Autism, Theory of Cause
*Oxidative Stress *Undermethylation *Genetics
Adopted from the “Bermuda Triangle Theory” as presented by Walsh Research Institute based on more than 50,000 chemical assays of blood and urine in autistic children and adults:
- The heritable component of autism derives from a combination of DNA polymorphisms and epigenetic defects. The relative contribution of these factors is unknown.
- The primary harm from genetic/epigenetic defects involves weakened ability to cope with oxidative stress.
- In-utero environmental contributions to autism are primarily epigenetic in nature.
- Post-partum triggers for autism include toxic exposures, immune challenges, and other environmental insults that increase oxidative stress.
- The body’s natural protectors against oxidative stress (e.g., glutathione, metallothionein, selenium, super oxide dismutase, ceruloplasmin, and cysteine) are gradually weakened until a threshold is reached in which their effectiveness collapses. This event results in a sudden increase in oxidative stress and inflammation within the brain.
- In regressive autism, the sudden increase in oxidative stress and inflammation can cause a rapid decline in mental functioning (e.g., loss of speech, behavioral changes, and divergent gaze).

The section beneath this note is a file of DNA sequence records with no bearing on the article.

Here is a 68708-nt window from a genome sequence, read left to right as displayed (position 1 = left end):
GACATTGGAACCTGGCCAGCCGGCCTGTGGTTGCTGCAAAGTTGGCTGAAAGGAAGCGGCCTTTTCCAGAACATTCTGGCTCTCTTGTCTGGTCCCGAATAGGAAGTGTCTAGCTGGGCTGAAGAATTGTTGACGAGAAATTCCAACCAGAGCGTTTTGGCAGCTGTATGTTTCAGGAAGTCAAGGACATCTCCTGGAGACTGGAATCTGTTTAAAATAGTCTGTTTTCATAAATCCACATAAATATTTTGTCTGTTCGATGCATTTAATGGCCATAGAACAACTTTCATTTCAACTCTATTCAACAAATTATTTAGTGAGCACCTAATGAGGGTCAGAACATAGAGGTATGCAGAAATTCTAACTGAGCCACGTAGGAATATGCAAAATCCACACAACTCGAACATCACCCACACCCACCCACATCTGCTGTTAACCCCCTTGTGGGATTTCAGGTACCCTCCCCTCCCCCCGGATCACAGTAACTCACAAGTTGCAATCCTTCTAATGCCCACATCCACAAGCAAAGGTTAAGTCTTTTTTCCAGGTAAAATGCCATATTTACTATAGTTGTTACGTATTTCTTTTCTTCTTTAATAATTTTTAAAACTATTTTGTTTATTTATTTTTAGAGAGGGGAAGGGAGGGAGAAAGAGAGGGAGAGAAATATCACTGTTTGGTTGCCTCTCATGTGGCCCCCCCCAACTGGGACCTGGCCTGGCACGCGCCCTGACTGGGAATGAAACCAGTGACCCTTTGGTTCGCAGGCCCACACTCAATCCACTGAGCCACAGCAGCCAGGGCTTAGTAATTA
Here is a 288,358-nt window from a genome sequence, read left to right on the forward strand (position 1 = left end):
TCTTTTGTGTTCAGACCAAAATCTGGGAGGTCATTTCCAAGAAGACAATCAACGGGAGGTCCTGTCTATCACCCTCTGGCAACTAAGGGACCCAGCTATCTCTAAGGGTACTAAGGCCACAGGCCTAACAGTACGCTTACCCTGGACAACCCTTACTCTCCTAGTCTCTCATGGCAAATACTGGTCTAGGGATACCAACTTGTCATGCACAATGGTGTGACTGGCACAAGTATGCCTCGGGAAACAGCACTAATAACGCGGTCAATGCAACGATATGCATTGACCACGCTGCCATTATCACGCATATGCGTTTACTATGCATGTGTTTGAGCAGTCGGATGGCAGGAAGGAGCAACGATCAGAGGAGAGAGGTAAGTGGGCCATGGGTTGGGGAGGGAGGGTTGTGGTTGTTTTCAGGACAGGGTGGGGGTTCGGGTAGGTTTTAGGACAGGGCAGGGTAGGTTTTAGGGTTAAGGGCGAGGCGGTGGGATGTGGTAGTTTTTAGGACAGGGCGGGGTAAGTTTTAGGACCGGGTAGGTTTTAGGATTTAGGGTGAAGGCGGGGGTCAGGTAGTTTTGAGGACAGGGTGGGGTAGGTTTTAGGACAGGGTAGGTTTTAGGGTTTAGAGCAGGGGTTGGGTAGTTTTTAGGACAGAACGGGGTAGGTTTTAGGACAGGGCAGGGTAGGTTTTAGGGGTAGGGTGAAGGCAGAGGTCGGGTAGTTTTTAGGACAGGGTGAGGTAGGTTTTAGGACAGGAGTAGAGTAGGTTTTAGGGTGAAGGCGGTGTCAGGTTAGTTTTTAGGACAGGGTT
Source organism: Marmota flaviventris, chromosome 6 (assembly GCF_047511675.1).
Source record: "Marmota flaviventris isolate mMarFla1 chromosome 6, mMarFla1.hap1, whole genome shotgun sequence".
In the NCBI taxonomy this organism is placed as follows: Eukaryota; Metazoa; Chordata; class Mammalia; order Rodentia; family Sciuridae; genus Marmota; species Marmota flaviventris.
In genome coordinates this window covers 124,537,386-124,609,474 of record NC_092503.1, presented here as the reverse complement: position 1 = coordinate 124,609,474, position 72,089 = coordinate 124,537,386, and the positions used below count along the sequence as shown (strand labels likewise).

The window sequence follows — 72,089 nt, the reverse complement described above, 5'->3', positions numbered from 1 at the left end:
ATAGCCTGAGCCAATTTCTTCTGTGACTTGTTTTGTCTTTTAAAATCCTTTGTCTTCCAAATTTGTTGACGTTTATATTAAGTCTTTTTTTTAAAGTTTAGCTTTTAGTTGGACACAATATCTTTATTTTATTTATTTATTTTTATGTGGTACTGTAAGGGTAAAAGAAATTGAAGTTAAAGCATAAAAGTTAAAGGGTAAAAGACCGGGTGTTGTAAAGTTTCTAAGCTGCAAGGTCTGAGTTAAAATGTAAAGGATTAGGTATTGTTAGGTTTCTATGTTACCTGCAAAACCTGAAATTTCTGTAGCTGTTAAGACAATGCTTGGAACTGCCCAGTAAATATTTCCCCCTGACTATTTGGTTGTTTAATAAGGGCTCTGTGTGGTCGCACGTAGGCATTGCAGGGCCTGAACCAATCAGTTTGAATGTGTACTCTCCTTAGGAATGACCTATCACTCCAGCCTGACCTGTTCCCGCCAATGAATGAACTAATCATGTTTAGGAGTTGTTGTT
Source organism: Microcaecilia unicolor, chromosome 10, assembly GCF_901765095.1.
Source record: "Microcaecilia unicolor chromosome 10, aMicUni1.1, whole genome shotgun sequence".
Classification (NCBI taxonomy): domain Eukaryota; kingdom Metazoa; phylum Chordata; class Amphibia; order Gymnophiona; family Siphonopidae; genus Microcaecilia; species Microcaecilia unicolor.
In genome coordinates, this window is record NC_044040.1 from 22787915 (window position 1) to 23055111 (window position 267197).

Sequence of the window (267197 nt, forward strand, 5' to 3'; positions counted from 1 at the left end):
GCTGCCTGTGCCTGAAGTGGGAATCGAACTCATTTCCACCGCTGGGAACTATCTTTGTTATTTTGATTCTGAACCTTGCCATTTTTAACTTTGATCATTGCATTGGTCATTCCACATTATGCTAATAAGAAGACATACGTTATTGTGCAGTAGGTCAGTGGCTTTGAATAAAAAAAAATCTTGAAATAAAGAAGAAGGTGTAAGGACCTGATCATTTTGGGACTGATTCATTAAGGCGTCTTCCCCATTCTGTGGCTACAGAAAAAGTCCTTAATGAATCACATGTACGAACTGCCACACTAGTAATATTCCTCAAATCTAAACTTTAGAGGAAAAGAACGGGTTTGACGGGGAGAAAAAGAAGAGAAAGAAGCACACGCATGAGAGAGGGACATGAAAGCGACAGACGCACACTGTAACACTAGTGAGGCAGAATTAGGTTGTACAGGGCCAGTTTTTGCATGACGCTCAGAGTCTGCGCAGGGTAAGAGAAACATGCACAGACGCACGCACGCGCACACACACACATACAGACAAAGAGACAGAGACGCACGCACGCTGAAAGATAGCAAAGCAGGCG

- Autism symptoms persist unless powerful antioxidant therapy is provided.
- Rampant oxidative stress impairs protein digestion and weakens intestinal and blood-brain barriers.
- Sharply reduced metallothionein activity greatly slows development of brain cells, resulting in an immature brain.
- Severity of autism depends on the relative progress in brain development prior to inundation by oxidative stress.
- If untreated, excessive oxidative stress can result in gradual loss of brain cells and mental retardation by age 20.
Antioxidant therapies together with applied behavior analysis (ABA) offer the promise of a better life for autistic children. If started in earnest prior to age four, a greater possibility of recovery exists.